The warming of ocean water off the coast of Alaska is still in place. It has been since 2013, and the warmth of those waters has a history of having a dramatic affect on winter weather in the United States.
According to a fascinating article in the Washington Post, the warming of the water off Alaska's coast is known as "the blob," and it's capable of bringing temperature extremes to the Lower 48.
The blob was strong from 2013-2015, two winters where frigid conditions and big snowstorms plagued the eastern half of the U.S. while record-breaking heat scorched the West. Minnesota was among the places that took the brunt of the cold winter of 2013-14.
It was just four years ago that the "polar vortex" became a household phrase when the arctic phenomenon dragged its way into Minnesota and gave the Twin Cities 53 nights of temperatures at or below zero in 2014, and 92 such days further north in International Falls.
"A generation of elementary and high school children will not forget January, 2014. This was the month that had five days of school canceled due to the cold wind chills in the Twin Cities. The coldest wind chill temperature was -48 at the Twin Cities on January 6th and for the state it was -63 degrees at the Grand Marais Airport."
The blob, according to the Washington Post, forces the jet stream to arc north of it and then dive into the Lower 48. The West gets warmer and the East gets colder. Minnesota, falling in the middle, can be on the receiving end of warm and cold.
On Thursday, the National Weather Service released an updated long-range forecast for the upcoming winter, and it suggested there's a 40 percent chance Minnesota experiences warmer than normal temperatures November through February, while we'll have equal chances of more or less snow than normal.
That doesn't guarantee a warmer winter is coming, it only notes what the long-range computer models favor. And the NWS was careful to point out that Minnesota could just as easily be on the receiving end of cold blasts of arctic air.
Does it really have a defined impact on Minnesota?
Kenny Blumenfeld, a senior climatologist with the DNR State Climatology Office, doesn't think the blob makes it any easier to predict winter in Minnesota.
"I am not too excited about our ability to predict winter here (or anywhere) based on the existence of the so-called blob," Blumenfeld said in an email to Bring Me The News.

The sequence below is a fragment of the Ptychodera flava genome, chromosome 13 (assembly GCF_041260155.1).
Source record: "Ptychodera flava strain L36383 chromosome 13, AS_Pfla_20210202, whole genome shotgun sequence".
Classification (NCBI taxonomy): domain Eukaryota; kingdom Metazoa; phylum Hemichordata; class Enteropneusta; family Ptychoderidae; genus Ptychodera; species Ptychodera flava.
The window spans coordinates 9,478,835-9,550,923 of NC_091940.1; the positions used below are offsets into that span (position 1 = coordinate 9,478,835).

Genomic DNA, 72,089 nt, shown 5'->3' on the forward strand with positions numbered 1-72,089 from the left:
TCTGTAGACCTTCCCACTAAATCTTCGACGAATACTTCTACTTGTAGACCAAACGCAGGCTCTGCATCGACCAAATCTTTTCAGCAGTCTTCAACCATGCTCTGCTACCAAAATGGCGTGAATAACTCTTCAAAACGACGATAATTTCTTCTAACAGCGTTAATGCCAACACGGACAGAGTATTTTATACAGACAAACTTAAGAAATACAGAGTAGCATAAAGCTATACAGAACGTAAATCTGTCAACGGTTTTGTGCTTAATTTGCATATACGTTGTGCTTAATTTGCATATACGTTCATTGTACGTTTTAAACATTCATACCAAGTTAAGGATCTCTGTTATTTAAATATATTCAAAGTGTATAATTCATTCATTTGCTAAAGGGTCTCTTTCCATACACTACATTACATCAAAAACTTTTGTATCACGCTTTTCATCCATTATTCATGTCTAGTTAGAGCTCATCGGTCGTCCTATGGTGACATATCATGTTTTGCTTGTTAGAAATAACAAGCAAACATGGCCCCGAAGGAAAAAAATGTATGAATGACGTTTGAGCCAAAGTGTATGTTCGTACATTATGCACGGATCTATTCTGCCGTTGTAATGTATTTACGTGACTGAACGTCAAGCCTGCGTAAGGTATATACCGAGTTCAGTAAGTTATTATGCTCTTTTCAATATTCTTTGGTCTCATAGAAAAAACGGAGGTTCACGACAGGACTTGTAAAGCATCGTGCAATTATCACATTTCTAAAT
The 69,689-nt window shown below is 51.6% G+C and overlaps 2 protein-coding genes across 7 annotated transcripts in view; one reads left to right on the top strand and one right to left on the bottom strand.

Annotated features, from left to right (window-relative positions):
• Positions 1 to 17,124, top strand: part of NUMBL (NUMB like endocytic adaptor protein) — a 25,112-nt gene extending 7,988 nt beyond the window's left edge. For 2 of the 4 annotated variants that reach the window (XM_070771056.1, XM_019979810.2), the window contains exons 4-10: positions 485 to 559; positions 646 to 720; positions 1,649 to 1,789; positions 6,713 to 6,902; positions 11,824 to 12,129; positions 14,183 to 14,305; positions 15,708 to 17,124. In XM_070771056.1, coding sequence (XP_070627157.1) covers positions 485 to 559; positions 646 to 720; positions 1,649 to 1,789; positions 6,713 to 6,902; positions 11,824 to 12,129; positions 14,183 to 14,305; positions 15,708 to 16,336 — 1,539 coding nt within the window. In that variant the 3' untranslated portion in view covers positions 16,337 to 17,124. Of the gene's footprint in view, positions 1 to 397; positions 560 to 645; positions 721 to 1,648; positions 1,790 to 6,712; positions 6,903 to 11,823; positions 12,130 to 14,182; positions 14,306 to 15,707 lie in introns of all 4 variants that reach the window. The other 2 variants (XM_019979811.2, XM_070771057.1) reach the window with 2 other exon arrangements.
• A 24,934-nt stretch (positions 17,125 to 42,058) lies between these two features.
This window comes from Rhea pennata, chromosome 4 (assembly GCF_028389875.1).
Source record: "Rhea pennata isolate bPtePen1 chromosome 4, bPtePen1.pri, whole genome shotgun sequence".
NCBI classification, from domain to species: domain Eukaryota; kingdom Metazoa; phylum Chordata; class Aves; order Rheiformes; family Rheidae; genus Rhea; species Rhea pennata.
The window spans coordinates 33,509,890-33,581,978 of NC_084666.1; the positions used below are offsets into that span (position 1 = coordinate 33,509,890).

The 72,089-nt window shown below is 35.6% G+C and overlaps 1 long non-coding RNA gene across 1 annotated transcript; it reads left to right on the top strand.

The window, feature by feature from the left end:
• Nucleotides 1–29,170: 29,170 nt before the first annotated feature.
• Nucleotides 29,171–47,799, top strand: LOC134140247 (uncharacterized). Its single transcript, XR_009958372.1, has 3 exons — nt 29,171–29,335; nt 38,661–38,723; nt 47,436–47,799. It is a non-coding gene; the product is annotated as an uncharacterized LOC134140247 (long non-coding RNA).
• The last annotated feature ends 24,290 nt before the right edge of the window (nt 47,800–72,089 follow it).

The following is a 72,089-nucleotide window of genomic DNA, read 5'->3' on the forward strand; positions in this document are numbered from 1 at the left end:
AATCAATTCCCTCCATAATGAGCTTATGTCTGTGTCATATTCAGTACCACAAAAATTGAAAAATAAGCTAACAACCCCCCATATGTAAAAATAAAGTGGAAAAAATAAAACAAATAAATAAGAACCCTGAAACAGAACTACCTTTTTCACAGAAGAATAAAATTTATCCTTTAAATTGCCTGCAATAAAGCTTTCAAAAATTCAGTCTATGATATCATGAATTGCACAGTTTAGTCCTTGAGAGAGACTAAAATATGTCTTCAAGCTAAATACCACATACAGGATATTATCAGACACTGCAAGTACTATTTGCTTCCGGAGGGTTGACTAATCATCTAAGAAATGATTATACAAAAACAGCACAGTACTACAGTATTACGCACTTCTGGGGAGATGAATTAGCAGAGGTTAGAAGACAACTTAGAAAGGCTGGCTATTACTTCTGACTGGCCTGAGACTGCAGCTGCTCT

"Some version of it has emerged each of the last five Octobers, and the winters that followed have been, in order, extremely cold, highly variable, outstandingly warm, short and sweet, and pretty typical but with a long ending. The current pattern in the North Pacific resembles that of 2014-15 more so than 2013-14, but it's still only a faint resemblance."
Not only that, but Blumenfeld says "even the best seasonal forecasters can't tell you what to expect" when there are two large areas of warm water in the Pacific, which exists this year with a developing El Nino and the blob.
And don't even get Blumenfeld started on how the warmer than normal ocean temperatures in the Atlantic will play a role: "we have a lot of uncertainty right now."
The blob was very strong 2013-2015, meaning ocean temps within the blob stayed warmer than normal thanks to consistent high pressure. In turn, that kept the jet stream up in Canada and over the top of the western U.S. before diving south into the central and eastern portions of the country.
At this point, according to the Washington Post, the blob is following a similar pattern to what it did in 2016. It was very strong during fall 2016, leading forecasters to believe another ice-cold winter was on tap for the East. It died out and the extreme, consistent cold never arrived.
Only time will tell if the blob dies out again in 2018. Either way, Minnesota is in the middle ground of its impacts, so being prepared for anything – the way we always do it – is probably good advice.